In The English Teacher, winner of the Maine Book Award for Fiction 2005, it was the descriptions I noticed. This first one is of fear, and notice how Lily takes it deeper than the abstraction by beginning with physical sensation and then adding a layer of metaphor.

It began so small, small as a pinprick, in her chest. It was the familiar sting of fear but then it spread, its great wings opening all at once, her breath gone, her mind seized like an animal caught in a trap. It was the terror of the mornings and the terror of dream—a terror that had never ever visited her in her classroom before.
Here’s a description of the street Vida’s new husband lives on. “All these houses pressed together seemed to demand something of her as she drove past—a normalcy she couldn’t deliver. Vida’s son amplifies our understanding of this new family’s dynamics. “Your mother, [her step-siblings] always said, as if they were trying to give her back.” And finally from Vida’s new husband, this bit of dialogue. “You have to work at marriage. It doesn’t come easy to anyone. But it’s like you’ve already given up on it. Before you even gave it a chance. You’re like that student of yours who decides he hates the book before he’s opened it.”

Father of the Rain, winner of the Gland Book Award for Fiction, is divided into three parts. Daley as a child, Daley about to be a professor at Berkeley, and Daley married with two kids. In part one, the mother leaves the father, taking eleven-year-old Daley with her. When they return, Daley listens to her parents fighting about their life together as a family and thinks, “I never suspected we all weren’t having a good time.” Daley visits her father and his new family in her old house, and things are awful. Still, she doesn’t want to leave, which was such a telling detail for me. Later, she returns to her hometown as an adult. “At the back of the store, Brad Goodale is behind the meat counter, just where I left him in the early eighties.”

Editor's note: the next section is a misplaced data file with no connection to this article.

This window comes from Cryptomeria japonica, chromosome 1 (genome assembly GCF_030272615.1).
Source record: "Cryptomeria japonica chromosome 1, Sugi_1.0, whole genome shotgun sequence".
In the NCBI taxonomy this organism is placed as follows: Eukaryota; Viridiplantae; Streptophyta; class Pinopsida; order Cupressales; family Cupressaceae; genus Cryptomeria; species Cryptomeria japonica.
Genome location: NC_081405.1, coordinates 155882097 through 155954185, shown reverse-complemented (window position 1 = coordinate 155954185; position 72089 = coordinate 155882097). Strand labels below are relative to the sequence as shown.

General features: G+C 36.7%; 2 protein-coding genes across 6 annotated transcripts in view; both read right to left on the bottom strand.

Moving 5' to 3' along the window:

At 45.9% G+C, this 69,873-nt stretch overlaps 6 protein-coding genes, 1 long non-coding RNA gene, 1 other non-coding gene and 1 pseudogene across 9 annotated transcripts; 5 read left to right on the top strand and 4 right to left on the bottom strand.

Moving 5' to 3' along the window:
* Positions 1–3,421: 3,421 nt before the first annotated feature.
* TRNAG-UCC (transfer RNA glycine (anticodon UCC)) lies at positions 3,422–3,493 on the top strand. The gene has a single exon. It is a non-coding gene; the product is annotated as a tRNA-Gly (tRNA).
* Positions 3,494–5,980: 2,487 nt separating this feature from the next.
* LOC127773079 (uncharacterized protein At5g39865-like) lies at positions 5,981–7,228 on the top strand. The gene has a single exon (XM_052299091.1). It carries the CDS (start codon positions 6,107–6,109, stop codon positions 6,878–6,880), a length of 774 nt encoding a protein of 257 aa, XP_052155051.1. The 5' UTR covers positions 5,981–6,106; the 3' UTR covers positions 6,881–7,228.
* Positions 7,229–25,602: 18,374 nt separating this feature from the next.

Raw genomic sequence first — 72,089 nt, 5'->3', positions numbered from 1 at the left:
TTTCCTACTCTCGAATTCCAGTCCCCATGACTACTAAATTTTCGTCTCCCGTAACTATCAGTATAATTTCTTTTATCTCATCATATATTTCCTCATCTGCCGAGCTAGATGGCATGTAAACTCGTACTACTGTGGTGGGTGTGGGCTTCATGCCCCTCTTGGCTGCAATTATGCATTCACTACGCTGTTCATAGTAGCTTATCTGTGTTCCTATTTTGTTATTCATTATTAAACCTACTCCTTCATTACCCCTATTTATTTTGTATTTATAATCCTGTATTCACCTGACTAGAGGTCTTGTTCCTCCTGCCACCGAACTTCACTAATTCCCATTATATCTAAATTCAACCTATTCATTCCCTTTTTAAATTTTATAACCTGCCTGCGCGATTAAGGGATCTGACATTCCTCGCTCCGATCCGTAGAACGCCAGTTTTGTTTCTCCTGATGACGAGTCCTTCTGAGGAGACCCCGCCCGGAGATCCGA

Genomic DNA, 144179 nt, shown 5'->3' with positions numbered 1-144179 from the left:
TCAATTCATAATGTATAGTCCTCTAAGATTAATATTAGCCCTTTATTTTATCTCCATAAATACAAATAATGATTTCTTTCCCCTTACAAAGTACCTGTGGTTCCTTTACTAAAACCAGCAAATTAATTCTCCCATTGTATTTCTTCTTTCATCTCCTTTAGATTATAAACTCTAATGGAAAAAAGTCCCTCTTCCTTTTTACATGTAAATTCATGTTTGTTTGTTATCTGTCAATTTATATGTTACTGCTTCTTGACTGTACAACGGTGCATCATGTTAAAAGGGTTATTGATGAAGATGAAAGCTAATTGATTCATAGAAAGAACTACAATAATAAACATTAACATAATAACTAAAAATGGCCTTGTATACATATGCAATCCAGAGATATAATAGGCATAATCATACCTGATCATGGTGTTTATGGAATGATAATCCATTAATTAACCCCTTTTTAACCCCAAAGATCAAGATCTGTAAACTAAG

Euphoria won the Kirkus Prize for Fiction 2014 among other awards. It was inspired by Margaret Mead’s 1933 field trip to New Guinea with her second husband, when they worked together with an English anthropologist. In the Acknowledgements, Lily writes, “I have borrowed from the lives of these three people, but have told a different story.”

In the novel, it’s the English anthropologist Bankson who tells this story of his love for Nell. And we’re able to get inside Nell’s head by way of entries from her journal. “I want too much. I always have,” Nell writes.

Take a look at this instance of showing and telling, where the telling is key in letting us know that Nell is aware of what she’s doing. “‘It’s all a jumble in my head still. I never know anything until I get back to my desk in New York.’ She was aware of her own impulse to compete, to establish dominance over these clean, pretty women by conjuring up a desk in New York.”

In Euphoria, we get another glimpse into marriage from Nell. “Certain people bring out certain traits in each other. Don’t you think? If I had a husband, for example, who said, ‘Your typing makes my brain work better,’ I would not be so ashamed of my impulse to work. You don’t always see how much other people are shaping you.”

But it’s these lines, where again you can see the power in a concrete physical object, that I love the most. “It was only a button. It was only a bit of thread. From a wrinkled blue dress I had once undone.”

Lily King grew up in Massachusetts and went off to college at the University of North Carolina at Chapel Hill. After grad school at Syracuse University, she took a job as a high school English teacher in Valencia, Spain and began writing her first novel. She and her husband have two daughters and two dogs and live in Portland, Maine.

Stay well and…

Come back on JANUARY 1st to read how LILY KING spends her days.